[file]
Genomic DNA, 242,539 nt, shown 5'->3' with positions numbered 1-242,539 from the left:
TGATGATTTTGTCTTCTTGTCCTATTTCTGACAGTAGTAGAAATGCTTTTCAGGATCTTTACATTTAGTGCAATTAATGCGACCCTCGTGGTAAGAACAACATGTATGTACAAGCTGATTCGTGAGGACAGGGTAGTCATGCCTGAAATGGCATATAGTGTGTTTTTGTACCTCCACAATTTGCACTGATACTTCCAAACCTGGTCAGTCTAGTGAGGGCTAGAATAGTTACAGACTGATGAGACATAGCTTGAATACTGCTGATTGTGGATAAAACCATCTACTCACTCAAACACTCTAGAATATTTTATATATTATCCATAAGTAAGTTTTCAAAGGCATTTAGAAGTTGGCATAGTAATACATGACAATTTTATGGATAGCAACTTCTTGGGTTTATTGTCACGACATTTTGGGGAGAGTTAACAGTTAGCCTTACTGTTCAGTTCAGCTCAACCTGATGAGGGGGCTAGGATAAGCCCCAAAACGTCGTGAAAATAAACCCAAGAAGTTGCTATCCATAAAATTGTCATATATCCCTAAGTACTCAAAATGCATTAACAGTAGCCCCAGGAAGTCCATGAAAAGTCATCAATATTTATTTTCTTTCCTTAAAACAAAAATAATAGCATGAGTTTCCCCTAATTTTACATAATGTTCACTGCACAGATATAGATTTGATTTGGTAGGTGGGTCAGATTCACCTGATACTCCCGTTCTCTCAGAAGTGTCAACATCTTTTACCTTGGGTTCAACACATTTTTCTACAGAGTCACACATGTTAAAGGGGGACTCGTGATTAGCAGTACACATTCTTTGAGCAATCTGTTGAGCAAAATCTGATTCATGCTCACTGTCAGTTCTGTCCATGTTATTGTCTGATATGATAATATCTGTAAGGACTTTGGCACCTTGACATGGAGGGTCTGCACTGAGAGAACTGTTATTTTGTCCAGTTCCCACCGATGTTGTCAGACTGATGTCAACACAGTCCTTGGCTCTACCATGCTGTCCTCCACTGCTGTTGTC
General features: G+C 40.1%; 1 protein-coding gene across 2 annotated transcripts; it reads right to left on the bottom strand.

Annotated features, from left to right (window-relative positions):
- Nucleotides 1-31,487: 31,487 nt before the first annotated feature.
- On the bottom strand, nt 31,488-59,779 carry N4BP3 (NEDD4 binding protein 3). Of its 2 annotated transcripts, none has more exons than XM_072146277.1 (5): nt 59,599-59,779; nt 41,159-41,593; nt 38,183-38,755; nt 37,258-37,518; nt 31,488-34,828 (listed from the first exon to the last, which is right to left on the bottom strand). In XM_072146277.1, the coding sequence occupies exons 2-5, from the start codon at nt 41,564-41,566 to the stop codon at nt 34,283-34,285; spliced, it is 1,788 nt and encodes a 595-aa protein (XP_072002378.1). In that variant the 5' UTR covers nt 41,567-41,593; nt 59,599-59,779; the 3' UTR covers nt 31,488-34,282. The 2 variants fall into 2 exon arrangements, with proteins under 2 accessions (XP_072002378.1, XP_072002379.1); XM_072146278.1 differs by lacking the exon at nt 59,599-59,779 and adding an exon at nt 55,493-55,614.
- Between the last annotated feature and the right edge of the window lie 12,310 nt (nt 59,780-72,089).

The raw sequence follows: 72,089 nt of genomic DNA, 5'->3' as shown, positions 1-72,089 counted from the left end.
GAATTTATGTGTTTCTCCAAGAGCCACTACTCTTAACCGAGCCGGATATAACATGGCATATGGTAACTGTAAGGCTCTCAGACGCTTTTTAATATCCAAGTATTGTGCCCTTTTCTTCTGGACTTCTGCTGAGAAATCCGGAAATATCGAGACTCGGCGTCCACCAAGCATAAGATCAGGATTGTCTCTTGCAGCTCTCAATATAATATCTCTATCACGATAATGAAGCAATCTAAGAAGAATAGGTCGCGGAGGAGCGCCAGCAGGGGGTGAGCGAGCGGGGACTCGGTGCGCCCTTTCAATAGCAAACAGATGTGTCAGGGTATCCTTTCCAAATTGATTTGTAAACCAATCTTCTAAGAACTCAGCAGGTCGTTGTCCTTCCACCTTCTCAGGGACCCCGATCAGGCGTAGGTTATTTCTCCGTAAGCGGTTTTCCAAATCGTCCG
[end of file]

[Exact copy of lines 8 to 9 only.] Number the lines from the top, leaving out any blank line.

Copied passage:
The raw sequence follows: 72,089 nt of genomic DNA, 5'->3' as shown, positions 1-72,089 counted from the left end.
GAATTTATGTGTTTCTCCAAGAGCCACTACTCTTAACCGAGCCGGATATAACATGGCATATGGTAACTGTAAGGCTCTCAGACGCTTTTTAATATCCAAGTATTGTGCCCTTTTCTTCTGGACTTCTGCTGAGAAATCCGGAAATATCGAGACTCGGCGTCCACCAAGCATAAGATCAGGATTGTCTCTTGCAGCTCTCAATATAATATCTCTATCACGATAATGAAGCAATCTAAGAAGAATAGGTCGCGGAGGAGCGCCAGCAGGGGGTGAGCGAGCGGGGACTCGGTGCGCCCTTTCAATAGCAAACAGATGTGTCAGGGTATCCTTTCCAAATTGATTTGTAAACCAATCTTCTAAGAACTCAGCAGGTCGTTGTCCTTCCACCTTCTCAGGGACCCCGATCAGGCGTAGGTTATTTCTCCGTAAGCGGTTTTCCAAATCGTCCG